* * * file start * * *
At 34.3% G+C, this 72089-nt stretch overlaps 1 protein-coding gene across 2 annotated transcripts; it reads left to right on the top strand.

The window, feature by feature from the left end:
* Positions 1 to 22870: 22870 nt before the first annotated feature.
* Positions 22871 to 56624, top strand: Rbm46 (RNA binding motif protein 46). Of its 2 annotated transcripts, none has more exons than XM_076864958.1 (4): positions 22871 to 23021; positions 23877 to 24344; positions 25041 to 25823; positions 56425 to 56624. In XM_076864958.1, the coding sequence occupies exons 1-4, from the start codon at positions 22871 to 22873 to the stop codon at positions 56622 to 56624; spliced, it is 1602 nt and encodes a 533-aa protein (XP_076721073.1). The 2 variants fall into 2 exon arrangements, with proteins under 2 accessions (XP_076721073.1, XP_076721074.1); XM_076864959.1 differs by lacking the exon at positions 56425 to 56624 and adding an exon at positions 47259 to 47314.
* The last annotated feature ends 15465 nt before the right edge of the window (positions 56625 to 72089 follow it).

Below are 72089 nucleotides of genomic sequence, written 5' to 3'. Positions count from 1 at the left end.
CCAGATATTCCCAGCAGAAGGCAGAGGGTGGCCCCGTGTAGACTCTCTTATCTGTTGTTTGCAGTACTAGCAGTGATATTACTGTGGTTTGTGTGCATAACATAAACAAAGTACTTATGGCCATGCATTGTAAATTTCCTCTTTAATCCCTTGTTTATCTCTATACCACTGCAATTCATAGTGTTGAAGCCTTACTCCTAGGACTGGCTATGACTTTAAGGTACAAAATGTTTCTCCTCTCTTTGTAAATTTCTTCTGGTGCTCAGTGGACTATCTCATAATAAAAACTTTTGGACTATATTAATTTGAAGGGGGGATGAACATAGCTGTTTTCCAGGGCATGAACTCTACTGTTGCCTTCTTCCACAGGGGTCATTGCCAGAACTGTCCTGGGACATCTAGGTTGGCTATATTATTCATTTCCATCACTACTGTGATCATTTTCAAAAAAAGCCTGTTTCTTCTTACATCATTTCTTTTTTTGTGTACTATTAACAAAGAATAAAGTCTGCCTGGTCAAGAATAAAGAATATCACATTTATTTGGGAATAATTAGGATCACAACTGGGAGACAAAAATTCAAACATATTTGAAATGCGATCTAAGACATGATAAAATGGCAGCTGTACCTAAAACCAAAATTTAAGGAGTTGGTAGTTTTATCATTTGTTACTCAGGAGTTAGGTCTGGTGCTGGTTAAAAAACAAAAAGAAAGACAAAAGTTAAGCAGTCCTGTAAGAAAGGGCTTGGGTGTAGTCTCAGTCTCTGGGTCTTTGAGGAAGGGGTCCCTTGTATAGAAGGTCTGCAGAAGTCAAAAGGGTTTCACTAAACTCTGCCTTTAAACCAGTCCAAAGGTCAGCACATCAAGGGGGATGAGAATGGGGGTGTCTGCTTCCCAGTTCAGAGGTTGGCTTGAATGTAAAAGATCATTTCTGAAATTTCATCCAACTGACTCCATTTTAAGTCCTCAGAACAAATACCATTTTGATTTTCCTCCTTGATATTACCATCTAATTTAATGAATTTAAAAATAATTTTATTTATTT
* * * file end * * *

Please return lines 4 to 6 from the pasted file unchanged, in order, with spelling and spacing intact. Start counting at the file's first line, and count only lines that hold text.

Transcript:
* Positions 22871 to 56624, top strand: Rbm46 (RNA binding motif protein 46). Of its 2 annotated transcripts, none has more exons than XM_076864958.1 (4): positions 22871 to 23021; positions 23877 to 24344; positions 25041 to 25823; positions 56425 to 56624. In XM_076864958.1, the coding sequence occupies exons 1-4, from the start codon at positions 22871 to 22873 to the stop codon at positions 56622 to 56624; spliced, it is 1602 nt and encodes a 533-aa protein (XP_076721073.1). The 2 variants fall into 2 exon arrangements, with proteins under 2 accessions (XP_076721073.1, XP_076721074.1); XM_076864959.1 differs by lacking the exon at positions 56425 to 56624 and adding an exon at positions 47259 to 47314.
* The last annotated feature ends 15465 nt before the right edge of the window (positions 56625 to 72089 follow it).

Below are 72089 nucleotides of genomic sequence, written 5' to 3'. Positions count from 1 at the left end.